Hi friends, my name is Chelsea. It’s been a while since I’ve written something here, so I will give a quick background. I have been (mostly 😉 ) happily married to Scott for almost 10 years and a mom to three awesome kids, Davy (5), Noah (2.5) and Corrie (1). I went to THE University of Texas (Hook ‘Em), graduated from the business school and worked for a number of nonprofits before settling into stay at home motherhood and life with a critically ill child.
I’ll share a little of our story below, but with all that’s going on, I wanted to write something that I hope can serve as an encouragement to others.
A few people know our story, but isolation/quarantine was something I never imagined being a part of my life much less become my only way of life for an indefinite period of time. I will try to summarize a very long and arduous experience in a few sentences, but you can find a video of Davy’s story below.
Our Journey Into Quarantine
Our firstborn, Davy, was born with a diaphragmatic hernia. At birth, Davy was immediately intubated and would be until she was three months of age. She would be in the NICU until she came home at 4.5 months of age. At discharge, we were given grave instructions, some of which included:
- Davy was to stay home outside of doctor appointments (no grocery stores, no Target runs, no errands of any sort, and definitely no play dates)
- hands washed frequently throughout the day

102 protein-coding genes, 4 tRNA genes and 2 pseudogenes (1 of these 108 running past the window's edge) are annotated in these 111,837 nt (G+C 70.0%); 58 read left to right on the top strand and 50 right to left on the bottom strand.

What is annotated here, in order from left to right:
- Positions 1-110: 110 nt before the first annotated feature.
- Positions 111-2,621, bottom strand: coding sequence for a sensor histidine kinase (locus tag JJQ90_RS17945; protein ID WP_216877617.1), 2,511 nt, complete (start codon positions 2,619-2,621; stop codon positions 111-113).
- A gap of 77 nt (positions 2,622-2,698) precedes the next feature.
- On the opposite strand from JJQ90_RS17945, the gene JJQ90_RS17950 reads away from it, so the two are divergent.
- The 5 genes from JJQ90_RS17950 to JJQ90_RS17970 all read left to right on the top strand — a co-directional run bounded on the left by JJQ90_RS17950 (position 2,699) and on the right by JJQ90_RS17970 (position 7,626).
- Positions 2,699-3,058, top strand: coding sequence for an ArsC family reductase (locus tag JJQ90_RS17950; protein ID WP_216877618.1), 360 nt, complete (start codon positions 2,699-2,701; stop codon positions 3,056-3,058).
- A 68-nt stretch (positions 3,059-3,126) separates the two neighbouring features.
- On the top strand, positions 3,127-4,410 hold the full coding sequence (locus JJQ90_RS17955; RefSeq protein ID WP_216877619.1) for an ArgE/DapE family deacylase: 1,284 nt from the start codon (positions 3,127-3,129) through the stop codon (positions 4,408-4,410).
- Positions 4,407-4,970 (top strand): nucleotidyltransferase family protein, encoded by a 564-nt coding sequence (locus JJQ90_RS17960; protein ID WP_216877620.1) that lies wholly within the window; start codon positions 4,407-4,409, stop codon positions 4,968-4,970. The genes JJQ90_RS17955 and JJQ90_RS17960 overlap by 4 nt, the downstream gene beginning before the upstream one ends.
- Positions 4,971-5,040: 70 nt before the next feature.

- change of clothes upon coming home from really anywhere (ie. work for Scott) before touching Davy
- disinfect anything we thought may have come in contact with anything outside that could come in contact with Davy
- if any visitors only a few at a time with zero sign of illness or allergies
Sound familiar? Their reasoning? If Davy caught anything, and I truly mean anything, she would be right back into the hospital when we had just fought 4.5 months to get her home.
At first, the cost of adopting these “rules” as our way of life didn’t cross our minds because we were relieved our girl was home. She was worth it. Her being home was worth it. Hands down. I would have done anything for that. But as time went on the reality of it all started to sink in.
A New Normal
This new way of life meant I didn’t see friends as freely as I used to. I couldn’t join in on all the “first time mom” stuff. I couldn’t be a part of the church community as I knew it. I couldn’t join Scott in the ministry God had him leading at the time. I couldn’t partake in social events, go out with Scott, get to the gym. Again, you get the idea. I was isolated, quarantined, with no clear pathway of knowing when or how it would end.
It’s definitely worth mentioning here we had an amazing group of friends and church community around us. They didn’t let us drown but were by far the rope to our lifesaver. They entered into our life in all the ways they could, were creative, generous (financially and with their lives), patient and more than words can do justice. I don’t in any way want to minimize all they did. My hope is to paint more of a picture of the drastic change that came to our life in the day to day.
This is what I hope to speak from, an experience in quarantine, that caught me off guard. I didn’t know how to “thrive” or maintain good spiritual, emotion or physical health but I see how the Lord provided and what we learned along the way. However, I want to offer some thoughts on how to endure this season in a sustainable way.
Lessons Learned & Wisdom Gained